Thursday, 28 May 2015

So you want to be DevOps?

The DevOps juggernaut is well on it's way, careering through an enterprise near you. Ripping Configuration Engineers up of the ground like a tsunami and demanding they automate themselves out of existence. Developers are no longer headphones-on-code-slingers Agile Developers Engineers but polyglot superstars who walk every last line of BDD/TDD code from the IDE vagrant/docker container to a scripted live cloud deployment and when they're not hacking on open source projects at night they are checking out their monitoring dashboard splunk feed they have built to check every last twitch from the live system.

Except it's not like that. At least that's from my experience and from from the speaking to people who work in enterprises.

DevOps has created a ripple and quite rightly so - we (developers) were sitting in silos cranking out code and blissfully unaware of the downstream carnage that can be caused.

But what is this big bang DevOps movement? We've all read the Phoenix Project and follow #devops but what are we trying to achieve?

We want to be DevOps

Damn you Spotify and Netflix - you guys are fantastic but you've put DevOps on the radar of the people who wear suits and that is causing devastation downstream in the engine room.

Yes we like what we've read and heard about DevOps but being told to transform into a DevOps organisation often seems like an impossible task.
You Can't always get what you want
But if you try sometimes you might find
You get what you need - Richards/Jagger
We want DevOps but what do we need?

Well for starters, lets start with this one:

We need to deliver features faster

It's not uncommon for enterprises to release software quarterly - we want to release daily, if not hourly or even better - be in control of our releases and choose to deploy to live anytime we want.

What's the problem?

There are many problems, mostly down to the scale of the changes required at enterprise level.

Delivering faster takes discipline and cultural buy in and Enterprises have a lot of stakeholders. Getting everyone to buy into the dream is hard and it only tales one or two senior nay sayers to cause lots of pain.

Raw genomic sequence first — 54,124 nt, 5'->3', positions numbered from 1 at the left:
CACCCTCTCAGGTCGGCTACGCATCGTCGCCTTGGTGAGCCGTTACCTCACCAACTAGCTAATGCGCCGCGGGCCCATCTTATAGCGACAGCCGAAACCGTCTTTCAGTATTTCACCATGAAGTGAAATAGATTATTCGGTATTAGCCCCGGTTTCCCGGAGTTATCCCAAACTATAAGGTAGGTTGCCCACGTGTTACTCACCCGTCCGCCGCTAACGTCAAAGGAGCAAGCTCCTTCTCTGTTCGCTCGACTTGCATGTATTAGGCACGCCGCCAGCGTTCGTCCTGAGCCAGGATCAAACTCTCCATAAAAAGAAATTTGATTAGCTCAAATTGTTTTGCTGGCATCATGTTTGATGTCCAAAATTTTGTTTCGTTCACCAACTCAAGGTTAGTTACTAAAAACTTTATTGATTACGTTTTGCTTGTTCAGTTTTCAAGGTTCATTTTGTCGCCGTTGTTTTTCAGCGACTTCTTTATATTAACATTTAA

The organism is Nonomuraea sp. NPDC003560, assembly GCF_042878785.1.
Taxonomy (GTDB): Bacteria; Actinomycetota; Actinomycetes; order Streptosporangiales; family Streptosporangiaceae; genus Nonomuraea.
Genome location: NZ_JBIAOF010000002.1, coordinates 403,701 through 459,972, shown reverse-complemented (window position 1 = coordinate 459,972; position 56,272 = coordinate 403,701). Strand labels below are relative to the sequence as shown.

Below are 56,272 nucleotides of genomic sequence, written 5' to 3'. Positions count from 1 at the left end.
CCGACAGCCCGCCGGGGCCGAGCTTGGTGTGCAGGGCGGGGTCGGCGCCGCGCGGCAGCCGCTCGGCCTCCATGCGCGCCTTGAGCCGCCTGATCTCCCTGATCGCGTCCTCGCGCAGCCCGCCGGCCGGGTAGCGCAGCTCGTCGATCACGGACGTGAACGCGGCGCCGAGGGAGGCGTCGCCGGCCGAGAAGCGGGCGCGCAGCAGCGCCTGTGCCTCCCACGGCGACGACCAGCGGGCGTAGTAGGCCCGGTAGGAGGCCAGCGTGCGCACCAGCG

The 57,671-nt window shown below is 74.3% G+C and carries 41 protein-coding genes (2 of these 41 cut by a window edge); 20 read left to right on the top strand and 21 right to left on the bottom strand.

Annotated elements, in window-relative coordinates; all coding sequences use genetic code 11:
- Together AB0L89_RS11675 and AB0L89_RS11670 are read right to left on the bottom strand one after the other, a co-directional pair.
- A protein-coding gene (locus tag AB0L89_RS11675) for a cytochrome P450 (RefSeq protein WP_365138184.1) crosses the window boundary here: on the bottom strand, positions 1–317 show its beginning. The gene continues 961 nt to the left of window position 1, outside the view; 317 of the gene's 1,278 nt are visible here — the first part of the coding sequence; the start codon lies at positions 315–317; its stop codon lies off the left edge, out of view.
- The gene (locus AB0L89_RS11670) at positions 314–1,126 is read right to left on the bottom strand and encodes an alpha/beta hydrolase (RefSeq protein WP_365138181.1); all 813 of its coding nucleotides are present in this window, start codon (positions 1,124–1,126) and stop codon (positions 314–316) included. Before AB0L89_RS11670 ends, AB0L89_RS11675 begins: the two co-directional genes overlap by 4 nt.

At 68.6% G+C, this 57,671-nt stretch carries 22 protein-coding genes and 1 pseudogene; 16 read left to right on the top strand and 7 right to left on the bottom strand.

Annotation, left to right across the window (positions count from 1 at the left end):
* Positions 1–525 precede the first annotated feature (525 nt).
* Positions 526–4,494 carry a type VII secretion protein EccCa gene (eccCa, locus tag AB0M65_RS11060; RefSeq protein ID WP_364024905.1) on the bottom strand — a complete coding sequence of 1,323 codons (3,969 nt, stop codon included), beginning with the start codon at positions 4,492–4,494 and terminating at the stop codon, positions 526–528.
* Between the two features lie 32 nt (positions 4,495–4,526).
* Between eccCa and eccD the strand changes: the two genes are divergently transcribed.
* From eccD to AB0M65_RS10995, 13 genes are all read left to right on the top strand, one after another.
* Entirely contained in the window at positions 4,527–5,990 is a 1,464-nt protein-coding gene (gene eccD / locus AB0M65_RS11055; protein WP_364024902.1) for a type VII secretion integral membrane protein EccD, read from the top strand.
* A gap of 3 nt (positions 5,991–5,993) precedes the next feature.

The Enterprise may be based in the backend of nowhere - getting the right people that are enlightened is not easy. Many Enterprises chug along with sub par development teams churning out buggy software that doesn't do exactly what the business or customer want but this rubbish works well enough and is profitable enough to warrant not rocking the boat.

How can we fix the problem?
Success is the sum of small efforts - repeated day in and day out - Robert Collier
Faster Delivery is the end goal and is a side effect of the sum of a number of small factors. We can create a ruler to measure where we are now and where we need to be in order to achieve our goal of delivering features faster. Here are some ideas to deliver software faster:

Level 1 - Basic building blocks

  • Basic Agile Methodology followed
  • Coding standards and peer review in place
  • Source code is in version control
  • Continuous Integration (CI) in place
  • Unit tests run on the CI server
  • Static code metrics in place (Code coverage, cyclomatic complexity, etc)
  • Acceptance test behaviour written in common language between business and development teams (BDD)
  • Test Driven Development (TDD) practiced
  • Code pairing is common practice 
  • Code reviews in place
  • Architecture is modular
  • Time allowances for teams to work on dealing with technical debt
  • Stable teams
  • Test environments that mimic live

Level 2 - Intermediate progress

  • Development Teams provide out of hours support for the features they own
  • Software built with components
  • Scripted one click test environment build
  • Living documentation built from acceptance tests
  • Database is in version control
  • Integration tests run on CI server
  • Monitoring awareness by all teams
  • Configuration in version control
  • Configuration as code in place for deployments
  • Developers and testers integrated
  • Culture of learning and self improvement, proper staff training available

Level 3 - Advanced progress

  • Acceptance tests run on CI Server
  • Automatic Performance tests
  • Automatic database deployment
  • Live systems monitoring accessible to all
  • Infrastructure as code
  • Software can be deployed to live with no downtime
  • Zero touch deployment 
  • Development team integrated with operations team

Of course different enterprises will have different ways of operating so some of the above may not apply but everyone in the team has a very important role to play in delivering software faster.